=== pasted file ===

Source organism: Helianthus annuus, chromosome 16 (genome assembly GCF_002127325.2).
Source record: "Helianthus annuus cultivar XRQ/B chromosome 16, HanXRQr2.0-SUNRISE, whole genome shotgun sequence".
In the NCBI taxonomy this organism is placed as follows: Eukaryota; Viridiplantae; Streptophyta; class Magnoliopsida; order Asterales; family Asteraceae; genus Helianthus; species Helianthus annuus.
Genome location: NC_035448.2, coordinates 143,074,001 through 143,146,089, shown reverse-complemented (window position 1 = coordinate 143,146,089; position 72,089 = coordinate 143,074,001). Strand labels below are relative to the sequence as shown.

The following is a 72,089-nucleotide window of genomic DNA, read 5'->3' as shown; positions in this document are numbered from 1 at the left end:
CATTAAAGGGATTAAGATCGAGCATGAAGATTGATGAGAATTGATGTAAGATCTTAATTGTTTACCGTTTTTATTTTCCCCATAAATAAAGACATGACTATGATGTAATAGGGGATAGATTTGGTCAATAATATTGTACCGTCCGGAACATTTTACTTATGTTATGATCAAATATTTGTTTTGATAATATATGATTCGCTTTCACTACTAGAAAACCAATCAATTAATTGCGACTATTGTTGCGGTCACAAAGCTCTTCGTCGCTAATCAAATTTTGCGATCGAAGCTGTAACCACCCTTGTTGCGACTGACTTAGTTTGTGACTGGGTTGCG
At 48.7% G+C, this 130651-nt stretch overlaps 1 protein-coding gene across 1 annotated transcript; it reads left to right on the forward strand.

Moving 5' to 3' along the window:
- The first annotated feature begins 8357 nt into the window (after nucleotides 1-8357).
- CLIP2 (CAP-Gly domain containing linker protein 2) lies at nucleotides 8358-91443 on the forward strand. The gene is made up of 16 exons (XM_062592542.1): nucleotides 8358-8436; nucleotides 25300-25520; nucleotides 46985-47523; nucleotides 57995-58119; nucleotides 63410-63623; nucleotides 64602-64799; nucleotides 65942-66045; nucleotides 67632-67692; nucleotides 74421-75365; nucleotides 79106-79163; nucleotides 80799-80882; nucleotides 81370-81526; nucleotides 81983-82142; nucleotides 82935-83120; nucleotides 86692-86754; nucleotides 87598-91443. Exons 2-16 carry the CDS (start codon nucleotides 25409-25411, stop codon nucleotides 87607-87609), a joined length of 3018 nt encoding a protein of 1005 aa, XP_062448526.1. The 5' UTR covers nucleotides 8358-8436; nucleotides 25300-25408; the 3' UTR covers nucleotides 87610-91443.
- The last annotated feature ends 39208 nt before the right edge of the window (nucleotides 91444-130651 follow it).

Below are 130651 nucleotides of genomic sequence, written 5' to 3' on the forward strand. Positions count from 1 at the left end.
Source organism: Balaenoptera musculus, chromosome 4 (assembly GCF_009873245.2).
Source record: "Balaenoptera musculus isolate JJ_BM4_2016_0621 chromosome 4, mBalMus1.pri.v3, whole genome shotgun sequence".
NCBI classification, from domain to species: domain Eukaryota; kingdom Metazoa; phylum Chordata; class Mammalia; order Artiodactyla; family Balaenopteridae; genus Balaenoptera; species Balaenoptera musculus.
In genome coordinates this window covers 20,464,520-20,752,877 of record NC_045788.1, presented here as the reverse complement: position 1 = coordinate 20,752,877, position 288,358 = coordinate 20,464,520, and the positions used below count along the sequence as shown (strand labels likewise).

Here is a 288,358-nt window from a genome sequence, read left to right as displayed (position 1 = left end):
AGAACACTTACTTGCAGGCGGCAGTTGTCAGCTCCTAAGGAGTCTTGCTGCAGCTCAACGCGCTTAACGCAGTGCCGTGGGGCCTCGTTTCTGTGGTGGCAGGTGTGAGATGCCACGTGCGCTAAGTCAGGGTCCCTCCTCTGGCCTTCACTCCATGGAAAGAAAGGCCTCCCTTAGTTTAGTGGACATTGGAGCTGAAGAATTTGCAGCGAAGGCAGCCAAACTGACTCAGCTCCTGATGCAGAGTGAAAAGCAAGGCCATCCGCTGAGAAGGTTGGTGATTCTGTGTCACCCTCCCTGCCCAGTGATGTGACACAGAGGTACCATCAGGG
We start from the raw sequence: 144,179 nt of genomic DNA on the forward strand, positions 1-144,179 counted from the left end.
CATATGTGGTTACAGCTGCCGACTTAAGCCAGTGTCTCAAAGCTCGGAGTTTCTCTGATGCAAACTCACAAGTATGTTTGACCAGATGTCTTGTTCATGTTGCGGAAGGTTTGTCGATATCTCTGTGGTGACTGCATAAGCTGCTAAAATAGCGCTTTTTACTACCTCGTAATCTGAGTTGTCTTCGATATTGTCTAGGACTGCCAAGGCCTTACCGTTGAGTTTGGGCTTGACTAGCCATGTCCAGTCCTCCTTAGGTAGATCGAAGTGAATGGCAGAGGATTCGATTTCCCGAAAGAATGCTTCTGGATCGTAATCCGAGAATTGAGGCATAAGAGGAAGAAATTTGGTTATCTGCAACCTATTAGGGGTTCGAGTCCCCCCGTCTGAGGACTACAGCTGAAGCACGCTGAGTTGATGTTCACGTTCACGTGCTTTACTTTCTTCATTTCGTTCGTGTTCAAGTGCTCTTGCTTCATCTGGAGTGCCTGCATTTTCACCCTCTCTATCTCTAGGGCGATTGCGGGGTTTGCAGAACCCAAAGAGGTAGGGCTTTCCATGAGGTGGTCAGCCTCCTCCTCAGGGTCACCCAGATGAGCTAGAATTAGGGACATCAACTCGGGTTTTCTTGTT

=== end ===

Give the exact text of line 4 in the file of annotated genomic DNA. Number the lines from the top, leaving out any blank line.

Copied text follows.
Genome location: NC_035448.2, coordinates 143,074,001 through 143,146,089, shown reverse-complemented (window position 1 = coordinate 143,146,089; position 72,089 = coordinate 143,074,001). Strand labels below are relative to the sequence as shown.